On: Pacific Crest Sports Festival-A race review

To say that Sunriver, the location of Pacific Crest Sports Festival, is gorgeous is an understatement. Located in central Oregon, approximately 20 minutes from Bend, this vacation villiage offers a myriad of recreational opportunities for outdoor recreational enthusiasts. During the winter it is packed with skiers, snowboarders, and snowshoers who make the short drive up to Mt. Bachelor, while the summer brings runners, cyclists, mountainbikers, kayakers, and stand up paddle boarders.

The Pacific Crest Sports Festival capitalizes on all that the area has to offer with a weekend packed with a race for all abilities and vices. Rather bike than run? Rather stick a fork in your eye than swim? Duathalons, triatholons of all distances, pure cycling events, marathon, half-marathon, 10k, and kids fun runs are all available throughout the weekend. One would think that with all this activity chaos might ensue, but on the contrary, this was one of the most organized races I have ever run in. All race staff and volunteers were friendly and helpful, the course was meticulously marked, and the trails and paths accommodated the masses.

I opted for the half-marathon this year. The race began in the epicenter of Sunriver, at The Village, a retail and restaurant plot. The course weaves through the vacation homes on primarily paved paths and roadways. The course is flat, with a few minor rolling hills (very minor), though the race is at altitude with the Pacific Crest mantra stating “Sea level is for sissies”.


photo1 (8)


Did I mention it was gorgeous?

photo2 (3)


Because it was gorgeous.



Mt. Bachelor

photo1 (7)


And the medal could double as a coffee cup coaster.

photo1 (9)


This is truly a race worth traveling for, especially for out of state runners. There is so much to enjoy about this part of the state, and excellent food and microbrews as a reward for your efforts in Bend afterwards. If you go, try to either rent a house in Sunriver (available in all sizes), stay at the lodge, or for the Oregon camping experience, stay in my family’s favorite camping ground at Elk Lake. This offers “A” frame cabins with beds and bunks (no running water), or tent camp sites at a gorgeous mountain lake.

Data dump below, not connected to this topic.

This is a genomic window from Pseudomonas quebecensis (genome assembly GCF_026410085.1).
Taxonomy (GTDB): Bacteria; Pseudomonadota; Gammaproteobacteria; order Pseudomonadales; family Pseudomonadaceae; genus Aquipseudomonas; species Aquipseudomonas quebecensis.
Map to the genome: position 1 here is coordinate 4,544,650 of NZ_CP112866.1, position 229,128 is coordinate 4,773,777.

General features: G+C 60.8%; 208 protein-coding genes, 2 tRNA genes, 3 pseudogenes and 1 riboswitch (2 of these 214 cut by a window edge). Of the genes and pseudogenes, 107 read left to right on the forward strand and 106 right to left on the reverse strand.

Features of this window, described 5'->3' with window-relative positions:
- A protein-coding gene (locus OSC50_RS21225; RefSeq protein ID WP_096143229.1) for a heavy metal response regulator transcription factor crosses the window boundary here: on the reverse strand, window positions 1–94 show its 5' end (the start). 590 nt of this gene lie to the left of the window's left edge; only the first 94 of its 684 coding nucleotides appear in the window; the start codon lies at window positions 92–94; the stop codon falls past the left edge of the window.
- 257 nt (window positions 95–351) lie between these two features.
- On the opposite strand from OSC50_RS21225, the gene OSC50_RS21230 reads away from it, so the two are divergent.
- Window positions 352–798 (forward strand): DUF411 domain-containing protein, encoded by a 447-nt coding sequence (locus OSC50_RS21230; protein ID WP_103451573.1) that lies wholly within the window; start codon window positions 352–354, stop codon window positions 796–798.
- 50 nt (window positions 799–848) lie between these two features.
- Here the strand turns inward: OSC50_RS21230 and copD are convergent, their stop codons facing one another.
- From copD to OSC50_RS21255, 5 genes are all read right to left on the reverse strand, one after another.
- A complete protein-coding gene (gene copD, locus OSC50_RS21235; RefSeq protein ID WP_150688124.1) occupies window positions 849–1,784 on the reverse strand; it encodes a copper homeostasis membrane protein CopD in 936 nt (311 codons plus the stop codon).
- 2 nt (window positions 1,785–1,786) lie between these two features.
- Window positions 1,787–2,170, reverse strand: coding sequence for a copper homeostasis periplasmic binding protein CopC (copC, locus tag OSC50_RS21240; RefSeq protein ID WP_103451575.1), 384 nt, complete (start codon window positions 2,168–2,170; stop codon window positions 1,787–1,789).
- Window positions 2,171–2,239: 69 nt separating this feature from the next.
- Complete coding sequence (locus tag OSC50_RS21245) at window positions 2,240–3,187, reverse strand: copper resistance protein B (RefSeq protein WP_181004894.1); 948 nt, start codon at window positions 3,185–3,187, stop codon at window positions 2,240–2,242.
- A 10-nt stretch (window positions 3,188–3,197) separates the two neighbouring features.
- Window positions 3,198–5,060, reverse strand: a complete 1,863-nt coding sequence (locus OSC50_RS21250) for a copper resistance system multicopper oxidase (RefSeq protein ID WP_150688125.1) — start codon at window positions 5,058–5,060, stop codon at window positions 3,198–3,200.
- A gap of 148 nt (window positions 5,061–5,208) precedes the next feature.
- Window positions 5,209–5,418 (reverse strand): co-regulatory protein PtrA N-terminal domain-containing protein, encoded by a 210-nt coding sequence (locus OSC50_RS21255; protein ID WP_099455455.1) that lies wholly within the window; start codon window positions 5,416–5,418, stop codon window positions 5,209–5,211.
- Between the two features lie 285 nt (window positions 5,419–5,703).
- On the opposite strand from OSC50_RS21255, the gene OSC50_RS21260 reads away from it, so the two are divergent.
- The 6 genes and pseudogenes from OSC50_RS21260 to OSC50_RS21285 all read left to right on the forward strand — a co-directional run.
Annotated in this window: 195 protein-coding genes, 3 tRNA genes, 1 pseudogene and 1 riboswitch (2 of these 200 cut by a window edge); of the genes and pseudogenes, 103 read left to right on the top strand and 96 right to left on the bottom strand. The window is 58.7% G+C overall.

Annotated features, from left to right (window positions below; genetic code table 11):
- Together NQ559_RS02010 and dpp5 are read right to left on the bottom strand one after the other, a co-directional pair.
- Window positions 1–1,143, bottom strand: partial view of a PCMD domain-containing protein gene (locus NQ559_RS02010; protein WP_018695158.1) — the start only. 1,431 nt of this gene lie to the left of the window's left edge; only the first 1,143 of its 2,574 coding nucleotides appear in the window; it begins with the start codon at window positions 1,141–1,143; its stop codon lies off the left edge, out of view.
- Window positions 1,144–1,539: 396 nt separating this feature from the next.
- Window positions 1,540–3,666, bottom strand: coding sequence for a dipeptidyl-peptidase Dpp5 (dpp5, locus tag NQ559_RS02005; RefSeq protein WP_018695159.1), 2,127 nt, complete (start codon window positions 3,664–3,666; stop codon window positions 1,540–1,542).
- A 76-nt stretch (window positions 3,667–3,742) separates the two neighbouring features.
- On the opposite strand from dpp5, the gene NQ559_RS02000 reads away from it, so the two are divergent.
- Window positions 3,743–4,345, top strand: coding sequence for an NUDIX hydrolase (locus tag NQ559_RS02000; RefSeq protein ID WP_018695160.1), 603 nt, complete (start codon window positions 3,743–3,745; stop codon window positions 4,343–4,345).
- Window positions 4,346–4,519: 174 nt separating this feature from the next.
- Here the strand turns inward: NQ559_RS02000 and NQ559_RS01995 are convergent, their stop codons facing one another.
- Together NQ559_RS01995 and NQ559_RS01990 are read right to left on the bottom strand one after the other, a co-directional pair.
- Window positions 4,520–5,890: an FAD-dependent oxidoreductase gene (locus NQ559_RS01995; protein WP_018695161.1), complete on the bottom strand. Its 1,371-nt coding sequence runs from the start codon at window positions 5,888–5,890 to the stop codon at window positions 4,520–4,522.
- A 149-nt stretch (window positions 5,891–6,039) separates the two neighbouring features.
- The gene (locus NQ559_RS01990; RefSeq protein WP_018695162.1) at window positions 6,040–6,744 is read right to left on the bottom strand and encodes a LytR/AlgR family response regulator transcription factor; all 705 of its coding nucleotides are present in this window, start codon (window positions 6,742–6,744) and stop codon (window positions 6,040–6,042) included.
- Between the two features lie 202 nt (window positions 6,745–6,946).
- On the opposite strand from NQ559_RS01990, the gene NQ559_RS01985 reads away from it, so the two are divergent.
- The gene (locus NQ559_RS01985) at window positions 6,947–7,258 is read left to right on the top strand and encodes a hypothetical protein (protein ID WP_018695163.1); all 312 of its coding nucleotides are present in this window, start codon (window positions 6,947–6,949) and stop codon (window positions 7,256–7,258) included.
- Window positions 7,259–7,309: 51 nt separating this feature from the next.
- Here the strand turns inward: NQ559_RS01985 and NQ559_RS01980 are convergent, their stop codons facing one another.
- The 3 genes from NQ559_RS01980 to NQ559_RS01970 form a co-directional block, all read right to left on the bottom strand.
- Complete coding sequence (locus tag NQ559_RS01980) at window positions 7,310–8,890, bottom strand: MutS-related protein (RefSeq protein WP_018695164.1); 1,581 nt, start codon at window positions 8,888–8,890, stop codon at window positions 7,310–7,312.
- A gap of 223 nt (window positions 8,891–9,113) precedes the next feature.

As far as my finish time goes, despite having a cold, this momma finished in under 2:00. For my next race, I will be running as an official pacer for the Run the Rogue Half-Marathon here in Medford. I’ll be pacing the 1:50 group on a flat and fast course, and am very much looking forward to pushing some of my amazing Southern Oregon Runners club members across the finish line.

Make your day great!




Posted in Running | Tagged , , , , , , | Leave a comment

On: How to run downhill

The subtitle to this article should be “without falling or hurting your knees”, because there comes a point in every runner’s life where one of these unceremoniously happens to you. Whether in a race or a training run, the added benefit of ascent is the speed and freedom of the descent. The problem is harnessing body mechanics and gravity into the perfect symphony for speed and not disaster.

Let us discuss mechanics. When running downhill, the initial instinct may be to attempt to decelerate the body by leaning back with the trunk, and striking the ground heel first. These two actions paired together increase the ground reaction forces through the legs significantly. Additionally, by leaning back, increased pressure is put into the low back, which can lead to a back injury as well.

Conversely, flying downhill willy nilly and out of control can lead to strain in the knees and low back as well, not to mention the prospect of a fall which can lead to face planting (add insult to injury if there are witnesses).